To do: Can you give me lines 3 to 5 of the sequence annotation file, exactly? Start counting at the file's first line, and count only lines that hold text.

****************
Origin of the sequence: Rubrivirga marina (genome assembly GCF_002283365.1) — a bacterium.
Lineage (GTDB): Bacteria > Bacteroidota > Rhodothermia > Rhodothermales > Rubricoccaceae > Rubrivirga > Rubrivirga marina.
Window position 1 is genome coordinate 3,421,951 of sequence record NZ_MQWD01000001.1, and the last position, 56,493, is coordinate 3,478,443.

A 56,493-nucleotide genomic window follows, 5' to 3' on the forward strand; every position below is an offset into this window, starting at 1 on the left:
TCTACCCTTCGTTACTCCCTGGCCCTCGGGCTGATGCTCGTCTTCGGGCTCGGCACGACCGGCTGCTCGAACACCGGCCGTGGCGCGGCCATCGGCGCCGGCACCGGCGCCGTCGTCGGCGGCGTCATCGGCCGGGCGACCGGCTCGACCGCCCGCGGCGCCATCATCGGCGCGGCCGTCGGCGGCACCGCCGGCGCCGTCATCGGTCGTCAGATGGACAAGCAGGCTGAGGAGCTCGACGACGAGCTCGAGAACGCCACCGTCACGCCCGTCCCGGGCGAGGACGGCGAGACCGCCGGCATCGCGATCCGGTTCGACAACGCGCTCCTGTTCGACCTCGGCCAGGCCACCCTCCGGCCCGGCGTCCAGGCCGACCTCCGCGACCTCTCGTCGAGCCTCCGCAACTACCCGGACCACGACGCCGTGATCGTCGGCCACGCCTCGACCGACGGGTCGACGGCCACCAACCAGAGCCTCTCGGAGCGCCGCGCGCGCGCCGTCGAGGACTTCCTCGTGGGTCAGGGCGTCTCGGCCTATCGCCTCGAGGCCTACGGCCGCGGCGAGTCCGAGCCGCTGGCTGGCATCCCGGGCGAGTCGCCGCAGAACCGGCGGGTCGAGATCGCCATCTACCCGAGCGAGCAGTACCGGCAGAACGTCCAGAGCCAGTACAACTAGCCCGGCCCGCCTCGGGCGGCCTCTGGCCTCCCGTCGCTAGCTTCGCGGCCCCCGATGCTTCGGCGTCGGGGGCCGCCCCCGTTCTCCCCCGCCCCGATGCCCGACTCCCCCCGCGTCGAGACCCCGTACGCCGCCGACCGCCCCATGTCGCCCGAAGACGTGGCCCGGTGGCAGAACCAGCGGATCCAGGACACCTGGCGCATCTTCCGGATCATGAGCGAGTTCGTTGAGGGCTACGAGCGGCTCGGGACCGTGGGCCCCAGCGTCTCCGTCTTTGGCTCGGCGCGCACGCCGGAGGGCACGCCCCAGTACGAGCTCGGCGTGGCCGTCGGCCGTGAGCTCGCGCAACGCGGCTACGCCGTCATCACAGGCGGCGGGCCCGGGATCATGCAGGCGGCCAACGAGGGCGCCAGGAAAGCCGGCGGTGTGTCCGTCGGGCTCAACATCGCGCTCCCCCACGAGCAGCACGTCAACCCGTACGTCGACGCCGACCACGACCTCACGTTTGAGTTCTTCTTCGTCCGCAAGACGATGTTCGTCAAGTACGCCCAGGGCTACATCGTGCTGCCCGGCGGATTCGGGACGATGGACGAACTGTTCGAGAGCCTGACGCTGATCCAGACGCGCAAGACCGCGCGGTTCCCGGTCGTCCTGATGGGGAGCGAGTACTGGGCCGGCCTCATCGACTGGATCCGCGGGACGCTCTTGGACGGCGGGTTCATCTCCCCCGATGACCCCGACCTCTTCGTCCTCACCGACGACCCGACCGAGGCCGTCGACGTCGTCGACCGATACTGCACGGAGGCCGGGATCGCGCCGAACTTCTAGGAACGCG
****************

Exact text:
Window position 1 is genome coordinate 3,421,951 of sequence record NZ_MQWD01000001.1, and the last position, 56,493, is coordinate 3,478,443.

A 56,493-nucleotide genomic window follows, 5' to 3' on the forward strand; every position below is an offset into this window, starting at 1 on the left:
TCTACCCTTCGTTACTCCCTGGCCCTCGGGCTGATGCTCGTCTTCGGGCTCGGCACGACCGGCTGCTCGAACACCGGCCGTGGCGCGGCCATCGGCGCCGGCACCGGCGCCGTCGTCGGCGGCGTCATCGGCCGGGCGACCGGCTCGACCGCCCGCGGCGCCATCATCGGCGCGGCCGTCGGCGGCACCGCCGGCGCCGTCATCGGTCGTCAGATGGACAAGCAGGCTGAGGAGCTCGACGACGAGCTCGAGAACGCCACCGTCACGCCCGTCCCGGGCGAGGACGGCGAGACCGCCGGCATCGCGATCCGGTTCGACAACGCGCTCCTGTTCGACCTCGGCCAGGCCACCCTCCGGCCCGGCGTCCAGGCCGACCTCCGCGACCTCTCGTCGAGCCTCCGCAACTACCCGGACCACGACGCCGTGATCGTCGGCCACGCCTCGACCGACGGGTCGACGGCCACCAACCAGAGCCTCTCGGAGCGCCGCGCGCGCGCCGTCGAGGACTTCCTCGTGGGTCAGGGCGTCTCGGCCTATCGCCTCGAGGCCTACGGCCGCGGCGAGTCCGAGCCGCTGGCTGGCATCCCGGGCGAGTCGCCGCAGAACCGGCGGGTCGAGATCGCCATCTACCCGAGCGAGCAGTACCGGCAGAACGTCCAGAGCCAGTACAACTAGCCCGGCCCGCCTCGGGCGGCCTCTGGCCTCCCGTCGCTAGCTTCGCGGCCCCCGATGCTTCGGCGTCGGGGGCCGCCCCCGTTCTCCCCCGCCCCGATGCCCGACTCCCCCCGCGTCGAGACCCCGTACGCCGCCGACCGCCCCATGTCGCCCGAAGACGTGGCCCGGTGGCAGAACCAGCGGATCCAGGACACCTGGCGCATCTTCCGGATCATGAGCGAGTTCGTTGAGGGCTACGAGCGGCTCGGGACCGTGGGCCCCAGCGTCTCCGTCTTTGGCTCGGCGCGCACGCCGGAGGGCACGCCCCAGTACGAGCTCGGCGTGGCCGTCGGCCGTGAGCTCGCGCAACGCGGCTACGCCGTCATCACAGGCGGCGGGCCCGGGATCATGCAGGCGGCCAACGAGGGCGCCAGGAAAGCCGGCGGTGTGTCCGTCGGGCTCAACATCGCGCTCCCCCACGAGCAGCACGTCAACCCGTACGTCGACGCCGACCACGACCTCACGTTTGAGTTCTTCTTCGTCCGCAAGACGATGTTCGTCAAGTACGCCCAGGGCTACATCGTGCTGCCCGGCGGATTCGGGACGATGGACGAACTGTTCGAGAGCCTGACGCTGATCCAGACGCGCAAGACCGCGCGGTTCCCGGTCGTCCTGATGGGGAGCGAGTACTGGGCCGGCCTCATCGACTGGATCCGCGGGACGCTCTTGGACGGCGGGTTCATCTCCCCCGATGACCCCGACCTCTTCGTCCTCACCGACGACCCGACCGAGGCCGTCGACGTCGTCGACCGATACTGCACGGAGGCCGGGATCGCGCCGAACTTCTAGGAACGCG